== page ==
Speculation in and around the future of the Australian property market remains rife within this country. The increasingly expensive (relative to average earnings) property market is also an electoral issue, with some pressure now being exerted on politicians to restrict via legislation the ability for foreign residents to own property in this country. Foreign ownership of property is one of the usual scapegoats attributed to the cost of property ownership.
Notwithstanding the changes to foreign ownership, the Australian property market had rebounded from its slump earlier in the year, to be forecast to increase some 15% and reach a new record by March 20201. This growth was prior to COVID-19, however, notwithstanding the new market uncertainty, the Australian property market remains stable. Australian Government COVID-19 economic stimulus programs are ensuring that those with mortgages are receiving relief from their loan repayments until October 2020. This gives great stability to the Australian property market.
The new initiatives therefore restricting foreign ownership have not had the desired effect.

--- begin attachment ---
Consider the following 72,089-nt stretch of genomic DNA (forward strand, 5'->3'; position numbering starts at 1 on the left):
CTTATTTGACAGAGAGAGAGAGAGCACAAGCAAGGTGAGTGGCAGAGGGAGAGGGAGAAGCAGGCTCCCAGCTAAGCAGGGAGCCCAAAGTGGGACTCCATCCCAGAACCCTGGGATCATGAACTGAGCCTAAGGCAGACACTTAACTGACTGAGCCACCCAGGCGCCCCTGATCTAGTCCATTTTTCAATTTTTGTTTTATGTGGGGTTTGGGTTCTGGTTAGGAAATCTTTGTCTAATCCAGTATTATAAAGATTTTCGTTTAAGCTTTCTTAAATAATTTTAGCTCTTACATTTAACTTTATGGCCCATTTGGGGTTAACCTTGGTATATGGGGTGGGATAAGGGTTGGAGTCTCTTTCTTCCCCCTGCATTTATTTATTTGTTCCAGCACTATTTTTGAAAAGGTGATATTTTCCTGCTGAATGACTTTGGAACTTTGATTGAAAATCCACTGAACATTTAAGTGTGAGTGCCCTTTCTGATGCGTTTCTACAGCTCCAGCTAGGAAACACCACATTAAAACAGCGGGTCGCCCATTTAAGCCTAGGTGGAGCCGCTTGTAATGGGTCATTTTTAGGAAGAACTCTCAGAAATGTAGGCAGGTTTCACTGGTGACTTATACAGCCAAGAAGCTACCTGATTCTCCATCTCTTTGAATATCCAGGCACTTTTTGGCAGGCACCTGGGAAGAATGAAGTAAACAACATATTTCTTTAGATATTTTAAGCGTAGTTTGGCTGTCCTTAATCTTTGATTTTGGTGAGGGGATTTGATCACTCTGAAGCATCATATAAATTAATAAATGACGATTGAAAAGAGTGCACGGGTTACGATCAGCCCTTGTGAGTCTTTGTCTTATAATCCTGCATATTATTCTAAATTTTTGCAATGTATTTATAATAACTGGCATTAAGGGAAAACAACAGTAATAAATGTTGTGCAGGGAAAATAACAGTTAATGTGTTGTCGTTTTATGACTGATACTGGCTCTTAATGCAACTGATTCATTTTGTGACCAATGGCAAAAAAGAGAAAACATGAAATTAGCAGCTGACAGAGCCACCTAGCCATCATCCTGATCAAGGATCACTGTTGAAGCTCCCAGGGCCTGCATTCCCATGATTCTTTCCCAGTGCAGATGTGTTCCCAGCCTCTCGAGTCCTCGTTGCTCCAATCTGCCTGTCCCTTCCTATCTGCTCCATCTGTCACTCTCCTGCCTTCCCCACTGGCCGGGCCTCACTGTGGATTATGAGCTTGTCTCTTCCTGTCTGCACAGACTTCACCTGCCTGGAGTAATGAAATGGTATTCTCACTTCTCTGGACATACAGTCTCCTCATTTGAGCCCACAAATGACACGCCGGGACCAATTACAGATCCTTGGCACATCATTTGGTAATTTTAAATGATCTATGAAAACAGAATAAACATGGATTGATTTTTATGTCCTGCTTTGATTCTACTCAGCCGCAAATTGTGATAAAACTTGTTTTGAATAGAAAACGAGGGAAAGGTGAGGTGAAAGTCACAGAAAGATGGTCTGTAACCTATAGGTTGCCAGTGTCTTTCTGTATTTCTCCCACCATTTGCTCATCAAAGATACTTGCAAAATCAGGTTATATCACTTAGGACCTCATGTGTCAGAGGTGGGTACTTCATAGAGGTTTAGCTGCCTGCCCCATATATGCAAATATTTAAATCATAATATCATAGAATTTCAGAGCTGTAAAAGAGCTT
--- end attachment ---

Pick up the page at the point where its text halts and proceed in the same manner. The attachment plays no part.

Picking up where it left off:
What are then these new changes to foreign ownership for property owners?
Foreign investors must seek foreign investment review board approval prior to purchasing a property. Application can be made on the Foreign Investment Review Board (FIRB) website.
Foreign investors are limited to a 60% loan to value ration on borrowings on property acquisitions; you cannot apply for a home loan without first being granted FIRB.
Foreign investors pay a premium stamp duty on the purchase of property in Australia.
Foreign investors pay a premium land tax on the purchase of property in Australia.
There is no capital gains tax discount or concession for new foreign investors on property, so if the property generates a capital gain, the investor will pay tax on this gain at marginal income tax rates.
There can be complicated rules governing the type of property you can acquire as a foreign investor, particularly if you wish to develop the property.
Unless you have a tax clearance certificate upon sale, the purchaser may be required to withhold 12.5% of the purchase price and pay it to the Australian Taxation Office.
Notwithstanding the difficulty pertaining to foreign ownership of property in Australia, the jurisdiction is still attracting a lot of foreign investment. The robust returns, low Australian dollar (versus $USD) and relative stability of the geopolitical environment still make it an attractive place to invest, even with the current international economic uncertainty. Indeed, much like New Zealand, there’s never been a better time to be an island.
Corelogic Home Value Index – Australian Financial Review December 2nd 2019
1 Corelogic Home Value Index – Australian Financial Review December 2nd 2019